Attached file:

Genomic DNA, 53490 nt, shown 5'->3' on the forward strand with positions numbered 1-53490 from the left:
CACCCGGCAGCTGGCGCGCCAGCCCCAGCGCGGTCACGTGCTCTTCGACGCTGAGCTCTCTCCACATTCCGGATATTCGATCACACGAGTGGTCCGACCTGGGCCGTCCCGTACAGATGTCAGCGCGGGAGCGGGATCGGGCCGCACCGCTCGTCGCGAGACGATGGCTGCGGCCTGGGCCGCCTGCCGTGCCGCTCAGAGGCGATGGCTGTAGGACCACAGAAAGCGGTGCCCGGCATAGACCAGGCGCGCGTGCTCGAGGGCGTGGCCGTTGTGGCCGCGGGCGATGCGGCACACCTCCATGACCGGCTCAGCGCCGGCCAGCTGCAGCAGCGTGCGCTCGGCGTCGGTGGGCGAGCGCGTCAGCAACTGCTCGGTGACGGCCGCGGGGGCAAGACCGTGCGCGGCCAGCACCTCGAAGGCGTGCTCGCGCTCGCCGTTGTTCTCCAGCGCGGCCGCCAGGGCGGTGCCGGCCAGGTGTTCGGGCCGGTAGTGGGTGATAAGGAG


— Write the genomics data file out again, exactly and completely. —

Genomic DNA, 53490 nt, shown 5'->3' on the forward strand with positions numbered 1-53490 from the left:
CACCCGGCAGCTGGCGCGCCAGCCCCAGCGCGGTCACGTGCTCTTCGACGCTGAGCTCTCTCCACATTCCGGATATTCGATCACACGAGTGGTCCGACCTGGGCCGTCCCGTACAGATGTCAGCGCGGGAGCGGGATCGGGCCGCACCGCTCGTCGCGAGACGATGGCTGCGGCCTGGGCCGCCTGCCGTGCCGCTCAGAGGCGATGGCTGTAGGACCACAGAAAGCGGTGCCCGGCATAGACCAGGCGCGCGTGCTCGAGGGCGTGGCCGTTGTGGCCGCGGGCGATGCGGCACACCTCCATGACCGGCTCAGCGCCGGCCAGCTGCAGCAGCGTGCGCTCGGCGTCGGTGGGCGAGCGCGTCAGCAACTGCTCGGTGACGGCCGCGGGGGCAAGACCGTGCGCGGCCAGCACCTCGAAGGCGTGCTCGCGCTCGCCGTTGTTCTCCAGCGCGGCCGCCAGGGCGGTGCCGGCCAGGTGTTCGGGCCGGTAGTGGGTGATAAGGAG